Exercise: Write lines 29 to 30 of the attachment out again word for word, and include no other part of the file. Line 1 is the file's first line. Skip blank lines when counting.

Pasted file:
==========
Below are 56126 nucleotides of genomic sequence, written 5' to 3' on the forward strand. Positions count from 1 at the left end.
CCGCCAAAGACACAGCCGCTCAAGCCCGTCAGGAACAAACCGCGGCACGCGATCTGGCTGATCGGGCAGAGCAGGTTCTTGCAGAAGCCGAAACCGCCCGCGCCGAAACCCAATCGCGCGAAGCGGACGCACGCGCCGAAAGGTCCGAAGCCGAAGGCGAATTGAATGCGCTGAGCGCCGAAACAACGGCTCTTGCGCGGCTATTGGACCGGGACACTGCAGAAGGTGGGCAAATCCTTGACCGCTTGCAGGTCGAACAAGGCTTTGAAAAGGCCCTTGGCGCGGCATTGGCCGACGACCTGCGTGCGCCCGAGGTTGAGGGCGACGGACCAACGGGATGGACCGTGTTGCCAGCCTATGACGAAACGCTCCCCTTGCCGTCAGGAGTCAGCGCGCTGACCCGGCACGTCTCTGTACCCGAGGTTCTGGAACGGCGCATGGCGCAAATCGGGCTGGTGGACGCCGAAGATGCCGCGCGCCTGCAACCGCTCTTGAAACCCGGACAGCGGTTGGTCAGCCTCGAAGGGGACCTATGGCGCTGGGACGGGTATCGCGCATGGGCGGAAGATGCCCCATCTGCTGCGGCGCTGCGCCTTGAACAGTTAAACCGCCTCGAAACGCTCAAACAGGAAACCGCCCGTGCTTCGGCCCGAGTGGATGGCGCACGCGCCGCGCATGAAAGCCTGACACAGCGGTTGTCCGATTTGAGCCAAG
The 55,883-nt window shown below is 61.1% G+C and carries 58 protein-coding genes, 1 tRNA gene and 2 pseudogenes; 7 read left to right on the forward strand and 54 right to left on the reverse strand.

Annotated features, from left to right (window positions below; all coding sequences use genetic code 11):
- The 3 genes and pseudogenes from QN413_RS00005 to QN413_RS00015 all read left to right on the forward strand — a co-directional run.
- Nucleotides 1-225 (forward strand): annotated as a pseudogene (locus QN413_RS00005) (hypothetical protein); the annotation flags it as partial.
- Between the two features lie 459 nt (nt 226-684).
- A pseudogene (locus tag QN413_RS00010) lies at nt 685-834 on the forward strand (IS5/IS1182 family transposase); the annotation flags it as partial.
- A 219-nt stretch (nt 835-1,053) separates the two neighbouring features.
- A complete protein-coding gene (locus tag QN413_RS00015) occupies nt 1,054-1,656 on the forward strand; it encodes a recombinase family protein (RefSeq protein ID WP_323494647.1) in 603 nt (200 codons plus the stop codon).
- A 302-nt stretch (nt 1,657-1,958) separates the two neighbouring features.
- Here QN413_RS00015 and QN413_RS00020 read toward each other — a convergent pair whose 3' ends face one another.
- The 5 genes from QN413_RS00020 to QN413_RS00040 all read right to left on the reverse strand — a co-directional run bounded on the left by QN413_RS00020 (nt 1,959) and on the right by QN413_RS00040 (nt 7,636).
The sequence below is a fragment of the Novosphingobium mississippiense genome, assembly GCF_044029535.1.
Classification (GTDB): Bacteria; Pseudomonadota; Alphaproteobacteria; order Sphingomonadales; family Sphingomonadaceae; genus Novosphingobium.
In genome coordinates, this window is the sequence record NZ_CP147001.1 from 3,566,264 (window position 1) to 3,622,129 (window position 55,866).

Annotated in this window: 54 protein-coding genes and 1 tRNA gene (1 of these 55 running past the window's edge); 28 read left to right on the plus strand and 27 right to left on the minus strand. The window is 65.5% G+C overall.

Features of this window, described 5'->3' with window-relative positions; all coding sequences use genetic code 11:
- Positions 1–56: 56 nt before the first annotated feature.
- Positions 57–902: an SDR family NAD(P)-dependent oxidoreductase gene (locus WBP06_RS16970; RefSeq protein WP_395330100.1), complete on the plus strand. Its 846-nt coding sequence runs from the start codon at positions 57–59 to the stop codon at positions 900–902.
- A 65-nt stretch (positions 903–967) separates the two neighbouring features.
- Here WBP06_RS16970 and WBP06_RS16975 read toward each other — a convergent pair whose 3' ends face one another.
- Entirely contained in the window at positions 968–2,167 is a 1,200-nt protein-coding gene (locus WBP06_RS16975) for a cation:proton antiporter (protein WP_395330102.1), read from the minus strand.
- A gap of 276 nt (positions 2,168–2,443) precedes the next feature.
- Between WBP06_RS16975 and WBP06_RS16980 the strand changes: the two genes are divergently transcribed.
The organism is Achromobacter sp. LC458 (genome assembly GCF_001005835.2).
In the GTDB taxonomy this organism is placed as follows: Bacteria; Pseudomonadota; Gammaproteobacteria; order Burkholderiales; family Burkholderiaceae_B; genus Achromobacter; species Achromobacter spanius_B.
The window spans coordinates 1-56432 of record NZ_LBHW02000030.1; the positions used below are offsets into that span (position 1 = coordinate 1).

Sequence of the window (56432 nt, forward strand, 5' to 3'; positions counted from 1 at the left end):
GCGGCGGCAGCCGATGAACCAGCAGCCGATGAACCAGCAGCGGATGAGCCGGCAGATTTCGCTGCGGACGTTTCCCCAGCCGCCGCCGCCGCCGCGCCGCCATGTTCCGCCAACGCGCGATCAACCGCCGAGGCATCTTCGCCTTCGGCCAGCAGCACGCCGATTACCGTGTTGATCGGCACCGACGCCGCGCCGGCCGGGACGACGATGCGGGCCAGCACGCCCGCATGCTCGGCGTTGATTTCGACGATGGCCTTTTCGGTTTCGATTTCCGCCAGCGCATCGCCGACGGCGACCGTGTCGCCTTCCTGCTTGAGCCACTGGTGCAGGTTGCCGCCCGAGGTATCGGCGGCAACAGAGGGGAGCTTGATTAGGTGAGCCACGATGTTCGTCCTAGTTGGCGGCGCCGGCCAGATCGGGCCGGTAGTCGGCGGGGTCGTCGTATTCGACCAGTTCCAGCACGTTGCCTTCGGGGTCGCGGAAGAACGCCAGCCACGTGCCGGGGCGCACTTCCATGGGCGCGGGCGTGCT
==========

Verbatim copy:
Sequence of the window (56432 nt, forward strand, 5' to 3'; positions counted from 1 at the left end):
GCGGCGGCAGCCGATGAACCAGCAGCCGATGAACCAGCAGCGGATGAGCCGGCAGATTTCGCTGCGGACGTTTCCCCAGCCGCCGCCGCCGCCGCGCCGCCATGTTCCGCCAACGCGCGATCAACCGCCGAGGCATCTTCGCCTTCGGCCAGCAGCACGCCGATTACCGTGTTGATCGGCACCGACGCCGCGCCGGCCGGGACGACGATGCGGGCCAGCACGCCCGCATGCTCGGCGTTGATTTCGACGATGGCCTTTTCGGTTTCGATTTCCGCCAGCGCATCGCCGACGGCGACCGTGTCGCCTTCCTGCTTGAGCCACTGGTGCAGGTTGCCGCCCGAGGTATCGGCGGCAACAGAGGGGAGCTTGATTAGGTGAGCCACGATGTTCGTCCTAGTTGGCGGCGCCGGCCAGATCGGGCCGGTAGTCGGCGGGGTCGTCGTATTCGACCAGTTCCAGCACGTTGCCTTCGGGGTCGCGGAAGAACGCCAGCCACGTGCCGGGGCGCACTTCCATGGGCGCGGGCGTGCT